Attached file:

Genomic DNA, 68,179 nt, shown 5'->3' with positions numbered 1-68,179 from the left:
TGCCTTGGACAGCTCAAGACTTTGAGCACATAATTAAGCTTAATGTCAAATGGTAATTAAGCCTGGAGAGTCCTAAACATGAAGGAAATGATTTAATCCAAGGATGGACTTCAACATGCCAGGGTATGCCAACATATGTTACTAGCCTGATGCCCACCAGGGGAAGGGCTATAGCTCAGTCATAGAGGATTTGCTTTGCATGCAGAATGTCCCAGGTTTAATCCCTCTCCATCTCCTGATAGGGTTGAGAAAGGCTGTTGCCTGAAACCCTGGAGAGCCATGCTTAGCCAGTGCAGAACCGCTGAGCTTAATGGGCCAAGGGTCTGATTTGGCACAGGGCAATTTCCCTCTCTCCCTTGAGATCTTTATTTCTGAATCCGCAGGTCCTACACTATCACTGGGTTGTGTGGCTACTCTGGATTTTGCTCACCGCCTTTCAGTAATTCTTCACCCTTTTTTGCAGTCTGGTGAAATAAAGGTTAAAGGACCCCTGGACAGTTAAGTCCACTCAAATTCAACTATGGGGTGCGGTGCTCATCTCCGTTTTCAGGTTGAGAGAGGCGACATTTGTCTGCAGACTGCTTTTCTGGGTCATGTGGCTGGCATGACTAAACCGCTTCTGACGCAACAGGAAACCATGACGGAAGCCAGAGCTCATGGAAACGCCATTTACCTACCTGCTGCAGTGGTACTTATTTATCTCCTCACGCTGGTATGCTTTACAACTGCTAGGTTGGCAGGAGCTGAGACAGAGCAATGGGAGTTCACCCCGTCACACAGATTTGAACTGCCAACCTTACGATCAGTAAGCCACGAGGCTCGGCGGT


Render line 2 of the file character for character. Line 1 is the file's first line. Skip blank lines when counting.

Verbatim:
TGCCTTGGACAGCTCAAGACTTTGAGCACATAATTAAGCTTAATGTCAAATGGTAATTAAGCCTGGAGAGTCCTAAACATGAAGGAAATGATTTAATCCAAGGATGGACTTCAACATGCCAGGGTATGCCAACATATGTTACTAGCCTGATGCCCACCAGGGGAAGGGCTATAGCTCAGTCATAGAGGATTTGCTTTGCATGCAGAATGTCCCAGGTTTAATCCCTCTCCATCTCCTGATAGGGTTGAGAAAGGCTGTTGCCTGAAACCCTGGAGAGCCATGCTTAGCCAGTGCAGAACCGCTGAGCTTAATGGGCCAAGGGTCTGATTTGGCACAGGGCAATTTCCCTCTCTCCCTTGAGATCTTTATTTCTGAATCCGCAGGTCCTACACTATCACTGGGTTGTGTGGCTACTCTGGATTTTGCTCACCGCCTTTCAGTAATTCTTCACCCTTTTTTGCAGTCTGGTGAAATAAAGGTTAAAGGACCCCTGGACAGTTAAGTCCACTCAAATTCAACTATGGGGTGCGGTGCTCATCTCCGTTTTCAGGTTGAGAGAGGCGACATTTGTCTGCAGACTGCTTTTCTGGGTCATGTGGCTGGCATGACTAAACCGCTTCTGACGCAACAGGAAACCATGACGGAAGCCAGAGCTCATGGAAACGCCATTTACCTACCTGCTGCAGTGGTACTTATTTATCTCCTCACGCTGGTATGCTTTACAACTGCTAGGTTGGCAGGAGCTGAGACAGAGCAATGGGAGTTCACCCCGTCACACAGATTTGAACTGCCAACCTTACGATCAGTAAGCCACGAGGCTCGGCGGT